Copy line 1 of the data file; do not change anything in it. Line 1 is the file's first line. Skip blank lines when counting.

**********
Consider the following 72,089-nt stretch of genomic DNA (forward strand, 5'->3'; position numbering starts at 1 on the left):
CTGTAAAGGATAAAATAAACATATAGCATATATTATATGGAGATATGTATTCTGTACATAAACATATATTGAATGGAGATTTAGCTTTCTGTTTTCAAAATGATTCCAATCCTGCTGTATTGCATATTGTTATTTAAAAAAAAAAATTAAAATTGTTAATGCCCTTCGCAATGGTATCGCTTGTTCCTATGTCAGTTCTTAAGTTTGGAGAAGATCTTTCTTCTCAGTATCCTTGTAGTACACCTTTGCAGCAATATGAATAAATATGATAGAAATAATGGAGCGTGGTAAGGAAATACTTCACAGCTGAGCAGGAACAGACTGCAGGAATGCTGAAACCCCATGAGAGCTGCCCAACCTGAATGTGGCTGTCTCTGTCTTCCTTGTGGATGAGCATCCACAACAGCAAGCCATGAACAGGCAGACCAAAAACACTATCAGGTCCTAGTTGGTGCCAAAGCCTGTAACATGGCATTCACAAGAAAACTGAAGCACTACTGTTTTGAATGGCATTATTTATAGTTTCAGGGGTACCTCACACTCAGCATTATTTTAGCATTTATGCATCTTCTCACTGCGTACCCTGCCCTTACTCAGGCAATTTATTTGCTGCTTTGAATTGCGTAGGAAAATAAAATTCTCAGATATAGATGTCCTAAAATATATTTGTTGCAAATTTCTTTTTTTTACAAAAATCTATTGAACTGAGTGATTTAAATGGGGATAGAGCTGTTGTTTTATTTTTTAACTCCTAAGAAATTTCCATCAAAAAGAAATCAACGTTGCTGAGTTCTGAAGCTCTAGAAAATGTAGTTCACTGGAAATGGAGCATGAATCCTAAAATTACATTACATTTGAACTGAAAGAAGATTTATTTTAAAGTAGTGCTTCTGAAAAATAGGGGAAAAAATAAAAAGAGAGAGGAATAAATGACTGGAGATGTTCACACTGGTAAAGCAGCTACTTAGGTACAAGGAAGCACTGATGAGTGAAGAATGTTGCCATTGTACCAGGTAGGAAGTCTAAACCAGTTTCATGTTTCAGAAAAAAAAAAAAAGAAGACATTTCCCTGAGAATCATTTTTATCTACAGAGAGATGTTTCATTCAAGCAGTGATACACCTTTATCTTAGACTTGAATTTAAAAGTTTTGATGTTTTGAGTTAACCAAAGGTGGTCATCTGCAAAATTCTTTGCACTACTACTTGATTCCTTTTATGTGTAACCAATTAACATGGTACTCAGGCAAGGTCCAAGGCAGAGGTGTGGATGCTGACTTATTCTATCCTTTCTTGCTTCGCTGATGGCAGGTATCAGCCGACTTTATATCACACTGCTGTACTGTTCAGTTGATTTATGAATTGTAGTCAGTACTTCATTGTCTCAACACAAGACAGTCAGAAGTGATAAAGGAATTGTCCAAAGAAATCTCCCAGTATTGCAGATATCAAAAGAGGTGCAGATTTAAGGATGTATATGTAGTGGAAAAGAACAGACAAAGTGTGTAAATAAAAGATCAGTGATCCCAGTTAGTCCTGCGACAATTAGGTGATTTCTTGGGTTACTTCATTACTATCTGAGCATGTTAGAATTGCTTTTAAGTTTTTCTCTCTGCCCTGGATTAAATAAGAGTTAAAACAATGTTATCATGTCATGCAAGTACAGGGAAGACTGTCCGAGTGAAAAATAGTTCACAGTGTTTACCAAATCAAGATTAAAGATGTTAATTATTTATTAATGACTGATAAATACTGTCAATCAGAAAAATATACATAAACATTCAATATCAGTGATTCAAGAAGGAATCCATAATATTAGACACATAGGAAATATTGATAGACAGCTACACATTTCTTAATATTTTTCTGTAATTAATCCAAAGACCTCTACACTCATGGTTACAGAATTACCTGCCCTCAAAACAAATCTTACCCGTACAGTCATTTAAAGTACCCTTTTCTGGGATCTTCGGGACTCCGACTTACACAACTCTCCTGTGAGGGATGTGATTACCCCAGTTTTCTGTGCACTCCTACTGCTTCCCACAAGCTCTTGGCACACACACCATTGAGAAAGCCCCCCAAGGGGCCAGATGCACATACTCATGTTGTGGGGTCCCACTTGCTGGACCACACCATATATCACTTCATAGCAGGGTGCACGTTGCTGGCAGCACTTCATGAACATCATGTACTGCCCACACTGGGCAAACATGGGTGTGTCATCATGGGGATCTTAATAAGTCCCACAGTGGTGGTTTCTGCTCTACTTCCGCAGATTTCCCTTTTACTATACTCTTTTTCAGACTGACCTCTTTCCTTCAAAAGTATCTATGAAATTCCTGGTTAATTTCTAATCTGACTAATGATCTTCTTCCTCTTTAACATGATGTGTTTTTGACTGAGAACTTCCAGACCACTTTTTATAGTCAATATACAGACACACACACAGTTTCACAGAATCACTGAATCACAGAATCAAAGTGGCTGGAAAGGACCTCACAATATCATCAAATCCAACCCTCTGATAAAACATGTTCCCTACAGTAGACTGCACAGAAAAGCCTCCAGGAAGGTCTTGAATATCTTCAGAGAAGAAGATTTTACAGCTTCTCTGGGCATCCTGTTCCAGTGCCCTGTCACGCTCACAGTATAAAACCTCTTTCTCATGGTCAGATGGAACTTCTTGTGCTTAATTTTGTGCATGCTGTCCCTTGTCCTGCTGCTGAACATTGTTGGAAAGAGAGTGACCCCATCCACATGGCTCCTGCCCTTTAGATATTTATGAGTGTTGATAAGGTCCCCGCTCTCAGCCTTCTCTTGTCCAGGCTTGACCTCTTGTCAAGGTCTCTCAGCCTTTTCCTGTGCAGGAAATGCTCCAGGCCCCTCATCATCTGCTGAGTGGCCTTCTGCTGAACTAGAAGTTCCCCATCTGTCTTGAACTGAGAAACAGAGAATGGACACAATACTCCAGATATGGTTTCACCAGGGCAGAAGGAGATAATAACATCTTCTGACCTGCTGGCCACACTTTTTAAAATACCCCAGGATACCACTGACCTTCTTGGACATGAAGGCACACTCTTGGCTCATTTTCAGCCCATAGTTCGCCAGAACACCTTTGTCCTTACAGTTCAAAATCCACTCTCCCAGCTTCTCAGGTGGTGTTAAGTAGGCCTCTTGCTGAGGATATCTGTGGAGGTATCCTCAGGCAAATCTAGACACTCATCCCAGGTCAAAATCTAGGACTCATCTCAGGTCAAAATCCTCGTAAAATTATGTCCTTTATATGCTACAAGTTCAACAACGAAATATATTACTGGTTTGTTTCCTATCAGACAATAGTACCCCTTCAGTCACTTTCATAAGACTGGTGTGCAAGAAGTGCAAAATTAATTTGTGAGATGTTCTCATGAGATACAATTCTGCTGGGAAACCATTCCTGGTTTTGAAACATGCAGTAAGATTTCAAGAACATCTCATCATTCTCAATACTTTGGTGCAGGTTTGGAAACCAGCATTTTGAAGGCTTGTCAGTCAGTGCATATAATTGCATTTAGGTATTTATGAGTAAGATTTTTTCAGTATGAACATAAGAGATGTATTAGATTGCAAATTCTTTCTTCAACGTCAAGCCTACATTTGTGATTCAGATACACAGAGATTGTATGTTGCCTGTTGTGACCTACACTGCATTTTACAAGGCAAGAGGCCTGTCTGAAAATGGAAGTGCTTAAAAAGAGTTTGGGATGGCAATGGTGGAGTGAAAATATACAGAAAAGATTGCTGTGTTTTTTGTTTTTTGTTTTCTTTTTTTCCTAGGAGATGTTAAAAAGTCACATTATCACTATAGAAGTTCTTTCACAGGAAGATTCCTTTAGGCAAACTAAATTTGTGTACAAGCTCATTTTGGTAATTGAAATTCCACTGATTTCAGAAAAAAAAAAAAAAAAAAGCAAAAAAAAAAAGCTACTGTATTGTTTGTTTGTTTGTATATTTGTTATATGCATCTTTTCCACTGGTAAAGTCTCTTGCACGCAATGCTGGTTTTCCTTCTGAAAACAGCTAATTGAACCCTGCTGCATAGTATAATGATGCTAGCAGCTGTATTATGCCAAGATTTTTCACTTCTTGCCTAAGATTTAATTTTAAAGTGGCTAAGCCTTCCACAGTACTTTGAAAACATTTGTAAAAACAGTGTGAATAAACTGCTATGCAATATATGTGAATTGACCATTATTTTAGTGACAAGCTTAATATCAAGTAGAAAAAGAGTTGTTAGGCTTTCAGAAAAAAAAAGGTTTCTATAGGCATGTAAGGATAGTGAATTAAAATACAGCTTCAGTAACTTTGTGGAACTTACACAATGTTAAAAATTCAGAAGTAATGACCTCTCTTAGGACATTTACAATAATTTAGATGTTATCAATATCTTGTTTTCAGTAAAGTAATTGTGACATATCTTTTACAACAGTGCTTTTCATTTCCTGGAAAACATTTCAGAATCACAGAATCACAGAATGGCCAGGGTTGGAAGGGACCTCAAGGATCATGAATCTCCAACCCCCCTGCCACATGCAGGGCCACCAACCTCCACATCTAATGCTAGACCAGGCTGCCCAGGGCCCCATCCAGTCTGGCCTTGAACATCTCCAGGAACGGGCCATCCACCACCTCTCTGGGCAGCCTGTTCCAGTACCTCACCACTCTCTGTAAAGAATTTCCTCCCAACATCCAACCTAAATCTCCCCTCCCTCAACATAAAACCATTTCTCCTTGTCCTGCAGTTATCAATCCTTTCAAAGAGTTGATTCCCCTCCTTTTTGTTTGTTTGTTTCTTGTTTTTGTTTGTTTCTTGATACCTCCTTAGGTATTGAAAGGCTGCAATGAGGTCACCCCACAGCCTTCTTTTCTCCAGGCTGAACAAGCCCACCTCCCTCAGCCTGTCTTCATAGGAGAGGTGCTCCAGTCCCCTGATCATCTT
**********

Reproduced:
Consider the following 72,089-nt stretch of genomic DNA (forward strand, 5'->3'; position numbering starts at 1 on the left):